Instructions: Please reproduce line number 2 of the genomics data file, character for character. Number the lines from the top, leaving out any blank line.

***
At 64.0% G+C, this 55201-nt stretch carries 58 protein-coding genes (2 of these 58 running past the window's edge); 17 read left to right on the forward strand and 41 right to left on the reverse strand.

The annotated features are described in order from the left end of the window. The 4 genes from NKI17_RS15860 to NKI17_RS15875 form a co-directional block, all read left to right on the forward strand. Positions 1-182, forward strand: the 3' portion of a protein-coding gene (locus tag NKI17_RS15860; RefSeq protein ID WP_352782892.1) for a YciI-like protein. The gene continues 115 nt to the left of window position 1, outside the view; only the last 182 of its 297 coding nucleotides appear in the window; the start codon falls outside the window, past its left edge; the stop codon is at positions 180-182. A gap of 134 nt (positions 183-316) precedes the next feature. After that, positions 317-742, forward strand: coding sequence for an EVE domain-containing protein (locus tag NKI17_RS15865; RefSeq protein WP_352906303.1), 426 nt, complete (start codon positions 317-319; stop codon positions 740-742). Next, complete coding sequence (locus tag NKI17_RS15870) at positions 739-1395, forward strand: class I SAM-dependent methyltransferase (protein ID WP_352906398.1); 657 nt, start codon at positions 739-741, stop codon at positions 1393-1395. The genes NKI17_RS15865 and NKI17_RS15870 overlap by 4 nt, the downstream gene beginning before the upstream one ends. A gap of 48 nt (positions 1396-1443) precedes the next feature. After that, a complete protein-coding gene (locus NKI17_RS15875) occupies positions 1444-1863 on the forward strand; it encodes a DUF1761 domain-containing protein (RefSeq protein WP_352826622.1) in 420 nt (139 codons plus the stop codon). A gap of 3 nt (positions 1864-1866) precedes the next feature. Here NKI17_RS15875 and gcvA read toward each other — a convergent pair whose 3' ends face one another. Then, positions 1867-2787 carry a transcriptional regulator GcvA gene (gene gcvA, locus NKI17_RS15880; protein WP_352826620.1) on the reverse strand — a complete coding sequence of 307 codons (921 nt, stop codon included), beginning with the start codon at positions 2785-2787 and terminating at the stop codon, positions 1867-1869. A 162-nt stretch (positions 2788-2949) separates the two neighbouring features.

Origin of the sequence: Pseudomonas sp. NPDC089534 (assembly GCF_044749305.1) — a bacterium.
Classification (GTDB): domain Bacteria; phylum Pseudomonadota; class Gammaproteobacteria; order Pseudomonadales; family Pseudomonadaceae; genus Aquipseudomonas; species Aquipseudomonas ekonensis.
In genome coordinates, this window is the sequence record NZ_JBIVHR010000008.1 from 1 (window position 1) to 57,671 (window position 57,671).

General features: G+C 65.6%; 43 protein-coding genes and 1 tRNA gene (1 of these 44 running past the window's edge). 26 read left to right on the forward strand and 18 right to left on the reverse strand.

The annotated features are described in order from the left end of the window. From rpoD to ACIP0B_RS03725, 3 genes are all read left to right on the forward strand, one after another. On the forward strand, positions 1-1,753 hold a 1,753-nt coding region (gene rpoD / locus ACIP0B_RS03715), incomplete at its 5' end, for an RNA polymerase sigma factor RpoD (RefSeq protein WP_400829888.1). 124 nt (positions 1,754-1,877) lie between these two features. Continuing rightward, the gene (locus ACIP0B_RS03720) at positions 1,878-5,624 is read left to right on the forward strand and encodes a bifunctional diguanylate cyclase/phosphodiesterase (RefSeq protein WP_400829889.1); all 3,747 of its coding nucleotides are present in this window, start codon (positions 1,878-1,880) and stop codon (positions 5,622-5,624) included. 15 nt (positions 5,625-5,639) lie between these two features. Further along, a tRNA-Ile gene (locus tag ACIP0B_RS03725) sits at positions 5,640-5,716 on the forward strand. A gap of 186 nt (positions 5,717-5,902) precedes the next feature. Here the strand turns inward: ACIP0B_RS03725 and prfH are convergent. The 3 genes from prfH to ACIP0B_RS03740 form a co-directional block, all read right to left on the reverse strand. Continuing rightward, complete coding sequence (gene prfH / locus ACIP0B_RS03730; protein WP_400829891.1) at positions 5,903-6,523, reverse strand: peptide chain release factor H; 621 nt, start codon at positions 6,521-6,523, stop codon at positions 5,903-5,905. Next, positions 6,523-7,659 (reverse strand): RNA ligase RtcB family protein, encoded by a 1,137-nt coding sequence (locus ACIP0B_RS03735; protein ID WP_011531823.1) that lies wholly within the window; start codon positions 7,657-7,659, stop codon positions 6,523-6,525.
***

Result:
The annotated features are described in order from the left end of the window. The 4 genes from NKI17_RS15860 to NKI17_RS15875 form a co-directional block, all read left to right on the forward strand. Positions 1-182, forward strand: the 3' portion of a protein-coding gene (locus tag NKI17_RS15860; RefSeq protein ID WP_352782892.1) for a YciI-like protein. The gene continues 115 nt to the left of window position 1, outside the view; only the last 182 of its 297 coding nucleotides appear in the window; the start codon falls outside the window, past its left edge; the stop codon is at positions 180-182. A gap of 134 nt (positions 183-316) precedes the next feature. After that, positions 317-742, forward strand: coding sequence for an EVE domain-containing protein (locus tag NKI17_RS15865; RefSeq protein WP_352906303.1), 426 nt, complete (start codon positions 317-319; stop codon positions 740-742). Next, complete coding sequence (locus tag NKI17_RS15870) at positions 739-1395, forward strand: class I SAM-dependent methyltransferase (protein ID WP_352906398.1); 657 nt, start codon at positions 739-741, stop codon at positions 1393-1395. The genes NKI17_RS15865 and NKI17_RS15870 overlap by 4 nt, the downstream gene beginning before the upstream one ends. A gap of 48 nt (positions 1396-1443) precedes the next feature. After that, a complete protein-coding gene (locus NKI17_RS15875) occupies positions 1444-1863 on the forward strand; it encodes a DUF1761 domain-containing protein (RefSeq protein WP_352826622.1) in 420 nt (139 codons plus the stop codon). A gap of 3 nt (positions 1864-1866) precedes the next feature. Here NKI17_RS15875 and gcvA read toward each other — a convergent pair whose 3' ends face one another. Then, positions 1867-2787 carry a transcriptional regulator GcvA gene (gene gcvA, locus NKI17_RS15880; protein WP_352826620.1) on the reverse strand — a complete coding sequence of 307 codons (921 nt, stop codon included), beginning with the start codon at positions 2785-2787 and terminating at the stop codon, positions 1867-1869. A 162-nt stretch (positions 2788-2949) separates the two neighbouring features.